Common risk factors for varicose veins
Certain factors put people at greater risk of developing varicose veins.
The most common risk factors for varicose veins include:
- Obesity. Being overweight puts extra pressure on the veins.
- Age. Because vein disease is progressive, older people who have not received appropriate treatment often have advanced varicose vein disease.
- Pregnancy. In order to support the growth of a baby, blood volume nearly doubles during pregnancy. This additional blood volume leads to increased pressure on the veins and delicate valves which can cause them to fail, creating varicose veins.
- Genetics. The chances of developing varicose veins increases if others in the family suffer from them.
- Sedentary lifestyle. Sitting or standing for extended periods of time causes blood to pool in the veins of the leg which over time causes the veins to stretch, damaging the valves which leads to varicose vein disease.
- Gender. Due to hormonal changes women experience during pregnancy and menopause, varicose veins are more likely to occur in women.
Varicose Vein Prevention & Lifestyle Changes
Lifestyle changes to improve your varicose veins.
Though not all varicose vein risk factors can be avoided, lifestyle changes can help improve vein health, slow the progression of varicose vein disease, and provide some much needed symptom relief. Below are a few lifestyle changes to help with varicose vein disease:
- Exercise. Movement helps promote healthy blood flow. Even something as simple as walking can do wonders for your veins.
- Diet. By eating a diet full of fiber and low in salt, processed foods and sugar, vein health is able to improve.
- Changing position. Keep from being sedentary in sitting or standing for too long by switching up positions.
- Elevate legs. Raising legs above the heart aids veins in circulating blood by alleviating pressure and stress.
- Wear compression stockings. These socks help support blood flow while also decreasing pressure inside the veins, and ultimately relieve common varicose vein symptoms such as pain and swelling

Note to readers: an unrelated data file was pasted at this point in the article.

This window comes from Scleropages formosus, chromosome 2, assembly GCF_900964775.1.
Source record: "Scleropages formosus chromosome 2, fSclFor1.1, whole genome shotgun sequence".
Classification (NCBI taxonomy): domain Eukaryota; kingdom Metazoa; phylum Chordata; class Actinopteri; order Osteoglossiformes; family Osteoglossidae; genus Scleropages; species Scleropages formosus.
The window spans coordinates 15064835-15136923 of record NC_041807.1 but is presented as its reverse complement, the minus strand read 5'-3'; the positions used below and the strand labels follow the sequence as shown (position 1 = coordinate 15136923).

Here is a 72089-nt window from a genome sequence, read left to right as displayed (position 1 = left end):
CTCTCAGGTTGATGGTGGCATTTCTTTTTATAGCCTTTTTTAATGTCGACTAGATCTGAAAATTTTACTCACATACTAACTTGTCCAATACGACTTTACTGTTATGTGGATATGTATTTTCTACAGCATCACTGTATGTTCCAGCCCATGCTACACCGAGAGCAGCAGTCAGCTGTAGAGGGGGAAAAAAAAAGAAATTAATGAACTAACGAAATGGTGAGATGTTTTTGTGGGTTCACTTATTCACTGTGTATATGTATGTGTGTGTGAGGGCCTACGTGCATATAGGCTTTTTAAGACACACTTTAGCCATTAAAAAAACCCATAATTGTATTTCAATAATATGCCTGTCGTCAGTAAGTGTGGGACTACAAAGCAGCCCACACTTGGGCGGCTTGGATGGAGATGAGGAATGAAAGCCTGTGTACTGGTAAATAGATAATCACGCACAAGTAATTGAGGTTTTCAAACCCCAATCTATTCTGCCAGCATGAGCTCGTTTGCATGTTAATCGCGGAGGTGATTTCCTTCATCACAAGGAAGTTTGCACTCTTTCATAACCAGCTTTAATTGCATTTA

Varicose Vein Diagnosis
Diagnosis of varicose veins happens with a simple physical examination by a vein specialist.
So if you notice your pain, aching, throbbing, tiredness, or restlessness in your legs, especially in the evening or if you have started noticing spider veins, swelling, or maybe even a varicose vein or two, schedule a consultation with a physician who is dedicated to the diagnosis and treatment of varicose vein disease. The sooner you receive a diagnosis, the sooner you can be on your way to recovery.Schedule consultation
Varicose vein disease diagnosis is done through a combination of a physician exam and discussion with a provider specializing in the diagnosis and treatment of vein diseases, as well as a thorough ultrasound, performed by a highly trained, credentialed ultrasound technologist.
Varicose veins treatment
Quick, effective outpatient visits treat the root cause, not just the symptoms.
Varicose veins and their underlying cause are quite treatable, and it’s our specialty at Vein Clinics of America. We offer patients two main varicose vein treatment procedures – both quick, minimally invasive, and requiring no hospitalization – that seal off veins with unhealthy valves. Blood circulation then returns to the veins with properly working valves, and closed veins are eventually absorbed back into the body.